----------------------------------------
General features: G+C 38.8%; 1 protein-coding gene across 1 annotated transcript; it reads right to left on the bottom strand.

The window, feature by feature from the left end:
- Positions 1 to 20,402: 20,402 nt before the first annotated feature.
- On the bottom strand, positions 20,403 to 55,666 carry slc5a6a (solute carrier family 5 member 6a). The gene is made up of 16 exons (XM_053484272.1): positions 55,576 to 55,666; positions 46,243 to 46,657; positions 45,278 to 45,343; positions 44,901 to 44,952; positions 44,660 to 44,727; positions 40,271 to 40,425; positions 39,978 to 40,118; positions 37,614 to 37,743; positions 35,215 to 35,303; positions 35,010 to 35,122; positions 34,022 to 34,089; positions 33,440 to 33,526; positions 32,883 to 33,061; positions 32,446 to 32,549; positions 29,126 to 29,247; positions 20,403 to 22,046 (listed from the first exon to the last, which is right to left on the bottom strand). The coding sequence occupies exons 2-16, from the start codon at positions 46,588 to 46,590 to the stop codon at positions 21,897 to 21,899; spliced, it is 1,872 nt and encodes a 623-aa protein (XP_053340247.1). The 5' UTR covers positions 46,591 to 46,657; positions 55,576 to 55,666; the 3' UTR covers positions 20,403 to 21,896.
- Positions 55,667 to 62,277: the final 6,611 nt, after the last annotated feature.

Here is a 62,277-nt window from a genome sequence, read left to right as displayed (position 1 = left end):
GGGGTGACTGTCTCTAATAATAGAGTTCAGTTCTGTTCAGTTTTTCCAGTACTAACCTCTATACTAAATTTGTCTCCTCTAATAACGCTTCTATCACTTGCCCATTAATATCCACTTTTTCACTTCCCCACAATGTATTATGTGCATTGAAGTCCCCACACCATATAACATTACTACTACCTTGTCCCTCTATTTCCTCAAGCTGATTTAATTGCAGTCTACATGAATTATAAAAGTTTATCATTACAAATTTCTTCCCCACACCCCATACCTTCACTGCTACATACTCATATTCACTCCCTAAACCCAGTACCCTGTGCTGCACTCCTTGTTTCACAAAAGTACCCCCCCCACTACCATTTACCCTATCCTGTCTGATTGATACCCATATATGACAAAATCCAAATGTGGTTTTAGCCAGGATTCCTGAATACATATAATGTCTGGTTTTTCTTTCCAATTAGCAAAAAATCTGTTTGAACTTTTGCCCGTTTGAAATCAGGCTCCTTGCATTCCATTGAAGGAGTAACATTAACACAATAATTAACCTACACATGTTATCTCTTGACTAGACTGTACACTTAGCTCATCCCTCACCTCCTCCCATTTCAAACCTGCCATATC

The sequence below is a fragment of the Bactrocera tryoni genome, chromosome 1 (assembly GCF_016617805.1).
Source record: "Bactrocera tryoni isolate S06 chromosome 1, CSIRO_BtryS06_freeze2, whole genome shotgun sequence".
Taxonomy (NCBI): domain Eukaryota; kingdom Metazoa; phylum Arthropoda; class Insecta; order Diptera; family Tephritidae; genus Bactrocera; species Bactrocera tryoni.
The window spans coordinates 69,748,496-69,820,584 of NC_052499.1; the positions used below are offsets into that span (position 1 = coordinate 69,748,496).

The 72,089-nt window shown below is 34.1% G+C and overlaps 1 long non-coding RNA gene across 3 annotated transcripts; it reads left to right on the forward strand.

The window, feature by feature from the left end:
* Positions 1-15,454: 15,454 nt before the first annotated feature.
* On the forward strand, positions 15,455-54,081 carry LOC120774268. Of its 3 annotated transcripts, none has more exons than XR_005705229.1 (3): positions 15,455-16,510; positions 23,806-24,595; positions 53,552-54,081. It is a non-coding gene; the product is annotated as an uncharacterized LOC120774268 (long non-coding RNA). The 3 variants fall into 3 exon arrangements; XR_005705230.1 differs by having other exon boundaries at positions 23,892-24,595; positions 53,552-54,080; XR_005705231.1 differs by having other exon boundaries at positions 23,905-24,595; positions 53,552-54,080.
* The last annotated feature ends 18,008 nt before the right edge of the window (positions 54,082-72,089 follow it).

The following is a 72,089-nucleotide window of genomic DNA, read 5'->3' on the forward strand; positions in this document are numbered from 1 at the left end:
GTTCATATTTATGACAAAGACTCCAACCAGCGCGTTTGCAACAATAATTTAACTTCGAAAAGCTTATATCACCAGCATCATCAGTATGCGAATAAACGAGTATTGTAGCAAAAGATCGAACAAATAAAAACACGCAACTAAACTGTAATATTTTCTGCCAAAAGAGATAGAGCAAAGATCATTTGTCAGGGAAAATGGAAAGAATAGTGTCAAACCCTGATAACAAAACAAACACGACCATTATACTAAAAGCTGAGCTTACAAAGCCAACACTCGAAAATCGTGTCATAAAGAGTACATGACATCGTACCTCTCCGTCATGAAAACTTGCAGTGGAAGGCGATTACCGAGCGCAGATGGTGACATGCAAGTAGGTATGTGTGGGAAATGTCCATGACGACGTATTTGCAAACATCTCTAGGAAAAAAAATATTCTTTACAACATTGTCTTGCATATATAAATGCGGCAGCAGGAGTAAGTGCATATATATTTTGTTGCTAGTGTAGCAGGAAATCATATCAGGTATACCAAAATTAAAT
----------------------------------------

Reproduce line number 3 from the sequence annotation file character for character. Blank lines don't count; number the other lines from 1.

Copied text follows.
- Positions 1 to 20,402: 20,402 nt before the first annotated feature.